Hepatitis prevalence caused by ignorance, cost of treatment – Dr. Ogamba

Hepatitis prevalence caused by ignorance, cost of treatment – Dr. Ogamba
Hepatitis prevalence caused by ignorance, cost of treatment - Dr. Ogamba
Dr. Ogamba

Dr. Nzubechukwu Ogamba MBBS (Nig) is a medical doctor and social entrepreneur who is committed to healthcare advancement in Africa and bridging the health equity gap through youth empowerment and health innovation.

In this interview with Business Hallmark’s Tumininu Ojelabi Hassan, he highlighted the factors contributing to the prevalence rate of Hepatitis in Nigeria while giving a broad overview of the infection.

He further suggested preventive measures as well as the role of the government, civil society groups and international organizations towards ensuring a decline in the rate of hepatitis cases in the country. He is the founder of Youth Health Action Network and Co-founder of Mymedicare Healthcare.


Based on your experience as a doctor, how high is the rate of hepatitis in Nigeria, and what are the factors contributing to its prevalence?

Hepatitis, as we call it, is a silent pandemic, why it is called the silent pandemic is because it is more common than many diseases we are conversant with but it is not getting the same attention as those diseases. Because I am a scientist, I will go with the available scientific data and avoid speculations.

According to the Nigeria HIV/AIDS Indicator and Impact Survey, 2018 (NAIIS 2018), Nigeria has a prevalence rate of 8.1% and 1.1% for Hepatitis B (HBV) and Hepatitis C (HCV) respectively, among adults aged 15-64 years. Usually when HIV is studied, hepatitis is studied alongside because there is a 1.1% co-infection rate of HIV & Hepatitis.

Based on some estimates, the country has more than 20 million people living with hepatitis B, C, or both; yet more than 80% of the people, who have the disease do not know their status. Many patients get diagnosed accidentally, in the most random settings, for instance during an attempt at blood donation, or a medical certification for employment.

From the surveys done by Youth Health Action Network in Enugu, Anambra, Edo, Rivers, and Lagos, the prevalence stands at 1.4 per cent in a sample size of 2504 and 1.7 per cent in a sample size of 857 for hepatitis B and C respectively over 30 months.

Depending on the focus of study, there might be differences in the prevalence rate that are reported, however the important thing is that it is endemic in Nigeria and there are millions of people walking around everyday with Hepatitis.

Talking about factors contributing to the prevalence, the first factor contributing to the prevalence of hepatitis is ignorance. Many people do not know their status and will likely keep transmitting the virus (es) to other people, especially those with viral infection. Due to their ignorance about their health status, they go around having unprotected sex, sharing sharp objects and engaging in other risk factors that can lead to transmission of the infection to other people.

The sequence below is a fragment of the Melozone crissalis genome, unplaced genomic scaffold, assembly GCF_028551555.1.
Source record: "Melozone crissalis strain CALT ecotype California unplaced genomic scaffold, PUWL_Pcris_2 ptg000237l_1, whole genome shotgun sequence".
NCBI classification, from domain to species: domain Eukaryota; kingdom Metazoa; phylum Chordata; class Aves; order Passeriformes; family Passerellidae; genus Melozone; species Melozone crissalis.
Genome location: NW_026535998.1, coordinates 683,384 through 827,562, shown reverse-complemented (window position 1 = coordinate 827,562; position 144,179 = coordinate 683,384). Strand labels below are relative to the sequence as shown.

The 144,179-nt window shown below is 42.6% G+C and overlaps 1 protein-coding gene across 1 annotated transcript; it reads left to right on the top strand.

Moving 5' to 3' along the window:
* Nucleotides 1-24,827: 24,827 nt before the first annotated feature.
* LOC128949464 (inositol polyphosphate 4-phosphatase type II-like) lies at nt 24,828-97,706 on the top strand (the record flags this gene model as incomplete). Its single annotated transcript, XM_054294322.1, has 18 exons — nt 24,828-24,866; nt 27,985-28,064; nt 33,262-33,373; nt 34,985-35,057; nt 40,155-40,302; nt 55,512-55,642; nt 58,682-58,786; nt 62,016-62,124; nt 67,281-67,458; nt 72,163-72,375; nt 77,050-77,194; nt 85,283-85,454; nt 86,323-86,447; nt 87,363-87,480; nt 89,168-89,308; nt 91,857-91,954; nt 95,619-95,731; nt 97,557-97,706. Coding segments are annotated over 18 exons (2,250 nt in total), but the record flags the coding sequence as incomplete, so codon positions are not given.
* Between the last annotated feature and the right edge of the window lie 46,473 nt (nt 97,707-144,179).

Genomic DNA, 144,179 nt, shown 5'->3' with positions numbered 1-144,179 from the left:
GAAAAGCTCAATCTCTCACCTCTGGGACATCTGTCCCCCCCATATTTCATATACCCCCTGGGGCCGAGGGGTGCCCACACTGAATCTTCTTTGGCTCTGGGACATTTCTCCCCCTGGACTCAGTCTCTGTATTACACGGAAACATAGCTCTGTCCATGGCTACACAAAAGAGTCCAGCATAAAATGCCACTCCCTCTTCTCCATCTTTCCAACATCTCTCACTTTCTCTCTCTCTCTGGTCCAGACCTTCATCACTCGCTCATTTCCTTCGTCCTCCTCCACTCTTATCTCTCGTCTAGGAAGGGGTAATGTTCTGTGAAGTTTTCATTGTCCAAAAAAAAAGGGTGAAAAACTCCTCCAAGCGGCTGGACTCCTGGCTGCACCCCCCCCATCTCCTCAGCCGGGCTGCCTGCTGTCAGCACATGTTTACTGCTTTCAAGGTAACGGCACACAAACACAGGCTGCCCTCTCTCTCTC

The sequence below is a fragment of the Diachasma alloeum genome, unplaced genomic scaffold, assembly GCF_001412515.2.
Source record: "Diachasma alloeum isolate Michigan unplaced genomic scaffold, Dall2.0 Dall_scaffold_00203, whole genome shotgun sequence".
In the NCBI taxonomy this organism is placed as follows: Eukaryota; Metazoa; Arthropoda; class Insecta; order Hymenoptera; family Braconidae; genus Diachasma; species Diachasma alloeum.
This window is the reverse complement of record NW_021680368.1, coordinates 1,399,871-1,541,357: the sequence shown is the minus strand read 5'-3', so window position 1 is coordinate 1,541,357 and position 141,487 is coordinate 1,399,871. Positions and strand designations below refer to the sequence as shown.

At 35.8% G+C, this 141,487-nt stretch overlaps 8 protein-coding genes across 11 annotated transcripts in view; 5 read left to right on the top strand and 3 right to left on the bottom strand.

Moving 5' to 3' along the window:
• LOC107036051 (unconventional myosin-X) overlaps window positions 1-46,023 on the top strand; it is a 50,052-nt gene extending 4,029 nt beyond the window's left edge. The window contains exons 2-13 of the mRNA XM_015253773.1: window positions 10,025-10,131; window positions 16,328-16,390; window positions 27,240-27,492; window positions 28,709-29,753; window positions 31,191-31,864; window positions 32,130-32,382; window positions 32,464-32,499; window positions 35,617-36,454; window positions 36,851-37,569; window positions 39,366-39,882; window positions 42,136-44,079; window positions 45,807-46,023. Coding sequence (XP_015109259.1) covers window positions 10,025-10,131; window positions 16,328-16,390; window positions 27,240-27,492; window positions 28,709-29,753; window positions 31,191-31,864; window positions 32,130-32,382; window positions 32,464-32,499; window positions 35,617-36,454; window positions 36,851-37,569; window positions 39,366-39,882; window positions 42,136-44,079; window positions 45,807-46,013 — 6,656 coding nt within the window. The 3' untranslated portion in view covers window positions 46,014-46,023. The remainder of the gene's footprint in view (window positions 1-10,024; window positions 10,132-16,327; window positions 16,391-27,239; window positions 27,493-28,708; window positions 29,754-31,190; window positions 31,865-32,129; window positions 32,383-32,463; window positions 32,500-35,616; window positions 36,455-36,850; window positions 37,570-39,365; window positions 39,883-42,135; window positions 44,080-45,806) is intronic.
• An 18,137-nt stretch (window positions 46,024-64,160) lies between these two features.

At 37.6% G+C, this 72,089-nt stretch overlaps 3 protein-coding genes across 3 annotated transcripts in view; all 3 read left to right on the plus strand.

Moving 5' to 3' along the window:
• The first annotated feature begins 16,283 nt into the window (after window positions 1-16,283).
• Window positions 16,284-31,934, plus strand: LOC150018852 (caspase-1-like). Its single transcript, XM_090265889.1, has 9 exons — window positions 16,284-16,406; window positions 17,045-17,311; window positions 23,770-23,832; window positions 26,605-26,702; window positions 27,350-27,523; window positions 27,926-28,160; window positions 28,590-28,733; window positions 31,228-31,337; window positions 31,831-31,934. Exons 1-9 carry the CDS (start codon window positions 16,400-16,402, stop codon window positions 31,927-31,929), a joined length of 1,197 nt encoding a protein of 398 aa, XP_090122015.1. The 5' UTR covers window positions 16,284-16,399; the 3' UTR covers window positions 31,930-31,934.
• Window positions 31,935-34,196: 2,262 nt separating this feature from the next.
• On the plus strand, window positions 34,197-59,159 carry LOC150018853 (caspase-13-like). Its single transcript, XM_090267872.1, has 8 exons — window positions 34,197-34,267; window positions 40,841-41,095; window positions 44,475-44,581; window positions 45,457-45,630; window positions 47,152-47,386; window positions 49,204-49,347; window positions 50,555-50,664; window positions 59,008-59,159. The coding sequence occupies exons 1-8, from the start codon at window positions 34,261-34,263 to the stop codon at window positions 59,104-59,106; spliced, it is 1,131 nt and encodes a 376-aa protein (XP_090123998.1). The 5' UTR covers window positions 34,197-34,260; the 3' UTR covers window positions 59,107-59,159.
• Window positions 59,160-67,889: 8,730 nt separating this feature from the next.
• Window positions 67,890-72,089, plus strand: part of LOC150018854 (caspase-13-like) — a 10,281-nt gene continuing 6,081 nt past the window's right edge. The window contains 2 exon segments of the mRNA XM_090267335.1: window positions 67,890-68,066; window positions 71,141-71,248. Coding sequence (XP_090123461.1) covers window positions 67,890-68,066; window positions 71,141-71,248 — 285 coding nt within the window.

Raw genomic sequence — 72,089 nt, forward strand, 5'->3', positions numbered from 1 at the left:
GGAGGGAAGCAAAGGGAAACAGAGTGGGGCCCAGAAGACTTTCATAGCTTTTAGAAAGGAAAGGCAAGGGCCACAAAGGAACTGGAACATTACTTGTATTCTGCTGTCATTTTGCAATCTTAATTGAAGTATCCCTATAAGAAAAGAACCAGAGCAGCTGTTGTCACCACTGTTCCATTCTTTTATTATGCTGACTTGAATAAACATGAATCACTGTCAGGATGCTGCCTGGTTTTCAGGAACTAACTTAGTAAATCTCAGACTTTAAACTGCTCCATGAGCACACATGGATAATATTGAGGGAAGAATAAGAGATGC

Another factor is the cost of treatment , for a complete diagnosis of the nature of the chronic condition, a series of investigations are required, which can range from N200,000 to 300,000, now this is in a country with a minimum wage of N30,000 and more than 80 million living with $1/day. How can people afford this?

These investigations are important because not everyone will require antiviral medications. After diagnosis, people don’t come back, especially the ones with the asymptomatic infection which doesn’t show symptoms until later, however they come back after the damages are done. The three major damages include liver failure, liver cirrhosis which means the scarring of the liver tissues, the third complication that is very common in people with chronic hepatitis is Liver Cancer. So these are the issues.

Can you give a brief overview of what Hepatitis is, the causes, symptoms, and how it is transmitted?

Hepatitis is an inflammation of the liver that is caused by a variety of infectious viruses and noninfectious agents leading to a range of health problems, some of which can lead to death. There are five main strains of the hepatitis virus, referred to as types A, B, C, D and E. While they all cause liver disease, they differ in important ways including modes of transmission, severity of the illness, geographical distribution and prevention methods. Types A and E are faecal-oral viruses associated with poor hygiene in terms of coming in contact with the faeces of someone with hepatitis and in some cases through Cunnilingus. Types B and C lead to chronic disease in hundreds of millions of people and together are the most common cause of liver cirrhosis, liver cancer and viral hepatitis-related deaths. Type D only occurs in the presence of type B as a co-infection or super-infection.